Title Sequence Design
Final title sequence project
For this project I’am torn between taking the path to a motion graphics title sequence or swaying towards the cinematic feel. I haven’t really touched much on motion graphics although have a good understanding in ‘After Effects’ so could be possible.
In my opinion one of the most beautifully constricted title sequences in modern day films are the latest James Bond film’s played by Daniel Craig. In one of his latest films ‘Skyfall’, the use of VFX and some motion graphics is outstanding. For me what makes these title sequences so brilliant is the smoothness of transitions. It almost feels as if its just one continuous shot. James bond’s title sequences have always been different however had the same content etc, naked girls, guns and obviously James bond himself.
Another iconic feature of the James bond titles sequences are the use of music. Over the last century famous artist have been able to create an amazing intro song to the James Bond series to really get people excited for the movie. Tom Jones in ‘Thunderball’, Adele in ‘Skyfall’ and so many more famous artist making an imprint on there James Bond song.
‘Skyfall’ Opening Title Sequence
‘Casino Royale’ Opening title sequence
One of my favorite title sequences in Casino Royal. Unlike pretty much all bond films this title sequence has no sexy elements to it, such as girls dancing. Instead everything is based around a deck of cards which if you watch the film you know that’s what the film bases itself around. As they have used motion graphics for most of it things like killing and shooting people are seen in a less dramatic way, there’s no blood and gore just the shattering effect of cards. Bond films have never been to gory so this motion graphics edge to it enables them to portray the gore in a different way. Again like I said above the transitions in this title sequence are amazing, the way cards move threw cards and the zooming in effect to another scene is fantastic.
Daniel Kleinman – Watch the titles profile
The video above is an interview with the Main Title Director of the Bond films (Daniel Kleinman). Taken over from Maurice Binder, designer of Golden Eye. He talks about why the titles are so important for the viewer and what they must contain to make a good Bond tittle sequences.
Some of the best title sequences ever designed where designed by ‘Saul Bass’. Saul Bass has worked for some of the greatest filmmakers, Alfred Hitchcock, Stanley Kubrick, Otto Preminger, Billy Wilder and Martin Scorsese. His first big appearance in the film industry was after his title sequence for Otto Preminger, The Man With The Golden Arm in 1955. For Alfred Hitchcock Bass designed kinetic typography for memorable title sequences.
One of Saul Bass’s title sequences Vertigo (see above) for Alfred Hitchcock is amazing. You can really see the Style Bass looks for when making his title sequences.
Joe Stone, a graphic designer and illustrator sums up Saul Bass very well.
“Alfred Hitchcock may have been the master of suspense, but Saul Bass was undoubtedly the master of suspenseful title sequences.
“Everything from the shifty eyes, melodramatic music to the swooping typography give a sense of unease, culminating in the shifting, spiralling shapes and patterns that twist in and out of Kim Novak’s pupils. Still effective and tense more than 50 years later, this is one of the most iconic title sequences committed to film.”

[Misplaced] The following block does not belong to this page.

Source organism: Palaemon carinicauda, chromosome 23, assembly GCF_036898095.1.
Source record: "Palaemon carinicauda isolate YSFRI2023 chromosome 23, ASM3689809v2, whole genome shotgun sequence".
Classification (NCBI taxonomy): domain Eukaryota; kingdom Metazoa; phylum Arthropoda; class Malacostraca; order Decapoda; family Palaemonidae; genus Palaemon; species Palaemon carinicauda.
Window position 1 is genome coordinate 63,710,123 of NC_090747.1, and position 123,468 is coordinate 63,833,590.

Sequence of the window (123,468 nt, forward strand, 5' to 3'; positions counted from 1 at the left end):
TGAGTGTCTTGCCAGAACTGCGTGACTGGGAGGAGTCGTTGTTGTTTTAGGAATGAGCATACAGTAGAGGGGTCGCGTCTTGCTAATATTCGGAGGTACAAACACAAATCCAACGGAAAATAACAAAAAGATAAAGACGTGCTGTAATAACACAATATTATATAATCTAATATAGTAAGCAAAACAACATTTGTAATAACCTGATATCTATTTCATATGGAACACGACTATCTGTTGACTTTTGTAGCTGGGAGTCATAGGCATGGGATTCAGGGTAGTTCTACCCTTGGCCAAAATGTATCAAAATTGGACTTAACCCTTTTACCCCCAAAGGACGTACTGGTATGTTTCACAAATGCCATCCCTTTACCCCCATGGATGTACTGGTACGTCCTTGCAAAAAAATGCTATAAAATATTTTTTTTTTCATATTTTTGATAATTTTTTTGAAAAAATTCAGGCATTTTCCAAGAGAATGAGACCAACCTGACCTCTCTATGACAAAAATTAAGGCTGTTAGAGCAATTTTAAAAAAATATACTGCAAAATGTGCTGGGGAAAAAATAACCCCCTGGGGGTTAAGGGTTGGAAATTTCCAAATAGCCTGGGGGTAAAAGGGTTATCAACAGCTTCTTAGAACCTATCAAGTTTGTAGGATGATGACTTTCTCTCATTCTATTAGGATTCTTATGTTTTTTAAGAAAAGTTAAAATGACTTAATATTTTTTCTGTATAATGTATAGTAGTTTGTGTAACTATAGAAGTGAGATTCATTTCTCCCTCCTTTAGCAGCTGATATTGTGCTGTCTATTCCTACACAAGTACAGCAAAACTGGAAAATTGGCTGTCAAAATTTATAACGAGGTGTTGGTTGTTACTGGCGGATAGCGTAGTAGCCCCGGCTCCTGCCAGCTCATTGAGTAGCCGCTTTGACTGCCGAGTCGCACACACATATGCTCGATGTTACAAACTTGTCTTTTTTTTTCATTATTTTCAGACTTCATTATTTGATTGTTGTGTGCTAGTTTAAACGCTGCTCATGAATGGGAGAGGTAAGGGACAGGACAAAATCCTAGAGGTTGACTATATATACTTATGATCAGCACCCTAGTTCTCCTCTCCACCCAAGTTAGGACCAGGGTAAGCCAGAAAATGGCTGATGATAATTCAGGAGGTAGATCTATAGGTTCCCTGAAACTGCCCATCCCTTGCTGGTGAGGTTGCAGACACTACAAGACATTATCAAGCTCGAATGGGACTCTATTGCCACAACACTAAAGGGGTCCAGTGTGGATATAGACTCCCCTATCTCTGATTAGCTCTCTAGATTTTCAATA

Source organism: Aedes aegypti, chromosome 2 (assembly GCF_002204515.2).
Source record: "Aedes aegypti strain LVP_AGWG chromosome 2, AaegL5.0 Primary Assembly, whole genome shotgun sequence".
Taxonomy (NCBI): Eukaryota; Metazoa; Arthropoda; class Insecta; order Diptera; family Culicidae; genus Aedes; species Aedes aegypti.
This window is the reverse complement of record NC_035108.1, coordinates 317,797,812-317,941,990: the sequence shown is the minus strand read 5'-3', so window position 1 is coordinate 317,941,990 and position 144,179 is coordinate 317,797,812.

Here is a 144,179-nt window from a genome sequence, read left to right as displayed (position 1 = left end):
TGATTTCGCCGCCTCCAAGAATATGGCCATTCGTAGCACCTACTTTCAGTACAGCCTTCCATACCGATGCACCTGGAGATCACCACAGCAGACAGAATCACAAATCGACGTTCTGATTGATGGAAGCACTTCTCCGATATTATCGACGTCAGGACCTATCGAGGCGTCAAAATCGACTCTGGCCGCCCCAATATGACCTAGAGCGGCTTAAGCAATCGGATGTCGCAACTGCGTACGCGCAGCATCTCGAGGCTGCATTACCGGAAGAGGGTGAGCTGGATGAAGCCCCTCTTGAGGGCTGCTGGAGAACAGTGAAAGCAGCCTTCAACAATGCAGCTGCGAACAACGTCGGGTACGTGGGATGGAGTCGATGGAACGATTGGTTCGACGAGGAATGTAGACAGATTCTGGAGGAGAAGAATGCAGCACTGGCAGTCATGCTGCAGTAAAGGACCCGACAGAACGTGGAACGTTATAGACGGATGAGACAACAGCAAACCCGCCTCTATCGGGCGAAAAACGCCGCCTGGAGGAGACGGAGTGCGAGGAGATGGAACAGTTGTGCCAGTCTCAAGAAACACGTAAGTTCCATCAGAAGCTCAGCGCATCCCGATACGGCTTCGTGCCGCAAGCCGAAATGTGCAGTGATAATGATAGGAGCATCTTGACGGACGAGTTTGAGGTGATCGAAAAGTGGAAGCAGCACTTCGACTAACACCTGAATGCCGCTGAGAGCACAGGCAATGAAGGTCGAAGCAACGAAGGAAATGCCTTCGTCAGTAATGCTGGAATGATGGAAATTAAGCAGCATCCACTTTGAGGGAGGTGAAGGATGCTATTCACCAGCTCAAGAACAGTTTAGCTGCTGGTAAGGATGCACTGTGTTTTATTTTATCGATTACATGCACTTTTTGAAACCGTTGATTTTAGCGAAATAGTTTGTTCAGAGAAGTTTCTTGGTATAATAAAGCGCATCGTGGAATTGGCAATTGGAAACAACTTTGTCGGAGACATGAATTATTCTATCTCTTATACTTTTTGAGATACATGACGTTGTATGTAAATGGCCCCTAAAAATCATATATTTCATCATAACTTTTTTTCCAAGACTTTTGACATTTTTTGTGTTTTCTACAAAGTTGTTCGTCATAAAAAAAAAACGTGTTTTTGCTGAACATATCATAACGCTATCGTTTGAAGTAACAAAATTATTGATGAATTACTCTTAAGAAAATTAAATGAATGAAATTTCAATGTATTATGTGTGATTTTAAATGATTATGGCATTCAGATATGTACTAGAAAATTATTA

Star Wars title sequence (Dennis Muren)
The Star Wars title sequence has now become part of a contemporary pop culture. Even though it was made in 1977, even today with the release of the new Star Wars trilogy they are still using this title sequence. Its what everyone has known and come to love about the start of Star Wars.
Se7en Opening Title sequence
Seven’s title sequence is usually brought up if having a conversation on title sequences, and so rightly should. The amount of detail that went into this opening just to give the viewer a glimpse into what this mad man was thinking is great. The suspense it creates when watching puts you on the edge of you seat.
The designer of this master piece, Kyle Cooper. Cooper has been credited as the man who single-handedly revitalized the main tile sequence as an art form. The New York Times said this when describing the Seven Title sequence.
“One of the most important design innovations of the 1990s”.
Catch Me If You Can Title Sequence
Catch Me If You Can has an amazing motion graphic title sequence. For me the best part about this title sequence is the smoothness of all the motion graphics being animated. This title sequence really inspires me to want to go down the motion graphic route, however this level of motion graphics is highly skilled and would not work unless it was completely right.
Kiss Kiss Band Band Title Sequence
Kiss Kiss Bang Bang has another amazing title sequence made from motion graphics. I really like the simplicity of the either the background or characters then just the one or more animated person running around, very effective. The creator is Danny Yount, a very talented title sequence designer. He also designed Iron Man 1 and 3’s title sequences and also RockNRolla, again an amazing title sequence that incorporates motion graphics to introduce the characters of the film. It uses this great 2d in 3d space design where all the elements are sliding around gradually introducing us to the characters.
The Number 23
This is the title sequence I have decided to do. I love the way the title sequence is based around this typography which is always changing, giving us different details that relate to the film. It’s made to look like it’s been writen on a typewriter. I also like how the type moves around as if it was on one big piece of paper with a camera moving around it. There’s also glitches in there between transitions which give it a nice touch.